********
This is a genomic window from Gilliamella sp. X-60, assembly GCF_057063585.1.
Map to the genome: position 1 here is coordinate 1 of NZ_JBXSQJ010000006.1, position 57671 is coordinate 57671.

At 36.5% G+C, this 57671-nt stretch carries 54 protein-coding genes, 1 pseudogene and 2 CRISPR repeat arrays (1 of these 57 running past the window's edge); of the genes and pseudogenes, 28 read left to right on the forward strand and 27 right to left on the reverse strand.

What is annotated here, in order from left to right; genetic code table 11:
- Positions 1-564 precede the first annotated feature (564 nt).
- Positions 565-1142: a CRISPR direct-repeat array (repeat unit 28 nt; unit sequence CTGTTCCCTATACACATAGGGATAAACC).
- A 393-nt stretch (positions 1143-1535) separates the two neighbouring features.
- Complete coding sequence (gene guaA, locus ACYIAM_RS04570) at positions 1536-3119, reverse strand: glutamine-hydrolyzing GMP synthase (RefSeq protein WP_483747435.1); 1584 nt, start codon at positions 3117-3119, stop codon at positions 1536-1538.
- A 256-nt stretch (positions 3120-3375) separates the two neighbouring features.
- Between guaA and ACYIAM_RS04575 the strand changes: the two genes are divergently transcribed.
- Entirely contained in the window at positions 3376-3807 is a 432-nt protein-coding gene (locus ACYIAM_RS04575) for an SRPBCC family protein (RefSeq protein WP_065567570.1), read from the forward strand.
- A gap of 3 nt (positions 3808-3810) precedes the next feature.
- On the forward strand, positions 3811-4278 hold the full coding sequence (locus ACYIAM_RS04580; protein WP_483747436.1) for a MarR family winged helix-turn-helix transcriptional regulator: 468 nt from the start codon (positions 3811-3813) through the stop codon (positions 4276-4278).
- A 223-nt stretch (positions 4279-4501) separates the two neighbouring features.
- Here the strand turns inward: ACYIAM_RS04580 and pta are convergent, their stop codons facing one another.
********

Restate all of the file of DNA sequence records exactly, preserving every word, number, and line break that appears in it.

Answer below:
This is a genomic window from Gilliamella sp. X-60, assembly GCF_057063585.1.
Map to the genome: position 1 here is coordinate 1 of NZ_JBXSQJ010000006.1, position 57671 is coordinate 57671.

At 36.5% G+C, this 57671-nt stretch carries 54 protein-coding genes, 1 pseudogene and 2 CRISPR repeat arrays (1 of these 57 running past the window's edge); of the genes and pseudogenes, 28 read left to right on the forward strand and 27 right to left on the reverse strand.

What is annotated here, in order from left to right; genetic code table 11:
- Positions 1-564 precede the first annotated feature (564 nt).
- Positions 565-1142: a CRISPR direct-repeat array (repeat unit 28 nt; unit sequence CTGTTCCCTATACACATAGGGATAAACC).
- A 393-nt stretch (positions 1143-1535) separates the two neighbouring features.
- Complete coding sequence (gene guaA, locus ACYIAM_RS04570) at positions 1536-3119, reverse strand: glutamine-hydrolyzing GMP synthase (RefSeq protein WP_483747435.1); 1584 nt, start codon at positions 3117-3119, stop codon at positions 1536-1538.
- A 256-nt stretch (positions 3120-3375) separates the two neighbouring features.
- Between guaA and ACYIAM_RS04575 the strand changes: the two genes are divergently transcribed.
- Entirely contained in the window at positions 3376-3807 is a 432-nt protein-coding gene (locus ACYIAM_RS04575) for an SRPBCC family protein (RefSeq protein WP_065567570.1), read from the forward strand.
- A gap of 3 nt (positions 3808-3810) precedes the next feature.
- On the forward strand, positions 3811-4278 hold the full coding sequence (locus ACYIAM_RS04580; protein WP_483747436.1) for a MarR family winged helix-turn-helix transcriptional regulator: 468 nt from the start codon (positions 3811-3813) through the stop codon (positions 4276-4278).
- A 223-nt stretch (positions 4279-4501) separates the two neighbouring features.
- Here the strand turns inward: ACYIAM_RS04580 and pta are convergent, their stop codons facing one another.